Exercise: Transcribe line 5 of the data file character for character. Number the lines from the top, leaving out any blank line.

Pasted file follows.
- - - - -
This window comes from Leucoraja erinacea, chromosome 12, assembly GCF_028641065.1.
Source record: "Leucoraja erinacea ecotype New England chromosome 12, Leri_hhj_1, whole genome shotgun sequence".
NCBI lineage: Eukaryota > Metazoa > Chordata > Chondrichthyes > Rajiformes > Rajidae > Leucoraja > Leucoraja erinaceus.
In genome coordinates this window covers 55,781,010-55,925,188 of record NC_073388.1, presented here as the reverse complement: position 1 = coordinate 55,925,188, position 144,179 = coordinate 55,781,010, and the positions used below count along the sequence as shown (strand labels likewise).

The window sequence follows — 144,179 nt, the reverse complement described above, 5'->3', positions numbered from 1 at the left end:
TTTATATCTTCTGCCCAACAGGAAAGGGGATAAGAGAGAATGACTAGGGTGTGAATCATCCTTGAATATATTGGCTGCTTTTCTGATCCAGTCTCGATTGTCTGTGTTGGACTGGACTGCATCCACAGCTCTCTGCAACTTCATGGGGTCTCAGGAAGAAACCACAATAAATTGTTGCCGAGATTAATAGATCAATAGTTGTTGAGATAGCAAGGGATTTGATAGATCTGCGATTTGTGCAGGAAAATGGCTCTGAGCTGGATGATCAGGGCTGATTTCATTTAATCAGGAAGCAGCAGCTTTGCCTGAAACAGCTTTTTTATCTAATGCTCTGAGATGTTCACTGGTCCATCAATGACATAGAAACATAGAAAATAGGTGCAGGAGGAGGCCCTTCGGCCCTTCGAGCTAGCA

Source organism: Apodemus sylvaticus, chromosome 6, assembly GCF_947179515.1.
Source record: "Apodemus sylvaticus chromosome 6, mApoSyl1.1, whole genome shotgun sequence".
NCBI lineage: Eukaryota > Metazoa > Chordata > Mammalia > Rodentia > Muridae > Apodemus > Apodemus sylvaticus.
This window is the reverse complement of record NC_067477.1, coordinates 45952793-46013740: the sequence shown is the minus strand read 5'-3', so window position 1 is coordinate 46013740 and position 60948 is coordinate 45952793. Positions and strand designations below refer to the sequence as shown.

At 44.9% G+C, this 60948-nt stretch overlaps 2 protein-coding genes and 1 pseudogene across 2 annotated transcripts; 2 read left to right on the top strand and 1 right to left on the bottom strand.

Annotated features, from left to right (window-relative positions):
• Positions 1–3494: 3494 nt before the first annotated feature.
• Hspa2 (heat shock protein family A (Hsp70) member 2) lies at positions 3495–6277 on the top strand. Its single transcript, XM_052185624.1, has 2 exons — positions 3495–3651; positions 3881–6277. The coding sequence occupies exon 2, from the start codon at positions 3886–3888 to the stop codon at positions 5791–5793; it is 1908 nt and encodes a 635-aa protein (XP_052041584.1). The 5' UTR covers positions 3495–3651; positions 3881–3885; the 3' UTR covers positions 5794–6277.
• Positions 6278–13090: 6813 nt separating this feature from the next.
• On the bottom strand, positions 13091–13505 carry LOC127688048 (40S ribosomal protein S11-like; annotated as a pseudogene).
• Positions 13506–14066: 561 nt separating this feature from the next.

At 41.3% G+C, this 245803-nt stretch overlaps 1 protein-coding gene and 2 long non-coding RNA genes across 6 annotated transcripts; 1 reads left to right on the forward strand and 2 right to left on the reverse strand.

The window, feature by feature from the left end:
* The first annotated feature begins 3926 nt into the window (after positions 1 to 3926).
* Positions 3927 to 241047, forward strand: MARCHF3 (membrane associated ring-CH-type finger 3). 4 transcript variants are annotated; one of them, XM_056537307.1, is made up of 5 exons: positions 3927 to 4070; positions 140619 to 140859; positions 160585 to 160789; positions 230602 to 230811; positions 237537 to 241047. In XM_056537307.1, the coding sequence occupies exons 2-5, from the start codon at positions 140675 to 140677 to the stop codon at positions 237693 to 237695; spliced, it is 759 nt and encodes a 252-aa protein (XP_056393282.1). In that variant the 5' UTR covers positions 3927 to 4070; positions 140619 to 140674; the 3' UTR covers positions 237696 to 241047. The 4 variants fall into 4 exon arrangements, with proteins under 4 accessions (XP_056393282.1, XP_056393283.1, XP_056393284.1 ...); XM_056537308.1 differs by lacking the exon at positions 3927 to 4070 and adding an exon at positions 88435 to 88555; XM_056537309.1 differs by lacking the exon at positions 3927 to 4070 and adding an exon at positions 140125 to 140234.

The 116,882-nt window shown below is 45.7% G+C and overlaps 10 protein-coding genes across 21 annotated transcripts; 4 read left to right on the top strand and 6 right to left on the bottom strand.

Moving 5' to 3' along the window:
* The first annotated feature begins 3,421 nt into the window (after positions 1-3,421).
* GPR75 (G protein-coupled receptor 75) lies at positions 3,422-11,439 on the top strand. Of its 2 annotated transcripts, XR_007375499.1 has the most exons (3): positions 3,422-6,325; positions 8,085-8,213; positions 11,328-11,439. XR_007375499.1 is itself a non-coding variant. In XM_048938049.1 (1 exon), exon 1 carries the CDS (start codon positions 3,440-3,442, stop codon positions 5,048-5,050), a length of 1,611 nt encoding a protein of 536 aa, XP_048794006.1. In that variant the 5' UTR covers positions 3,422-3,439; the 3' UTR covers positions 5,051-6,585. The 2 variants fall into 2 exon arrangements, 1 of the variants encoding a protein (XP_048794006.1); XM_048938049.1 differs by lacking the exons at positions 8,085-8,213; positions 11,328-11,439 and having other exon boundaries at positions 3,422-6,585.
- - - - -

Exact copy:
The window sequence follows — 144,179 nt, the reverse complement described above, 5'->3', positions numbered from 1 at the left end: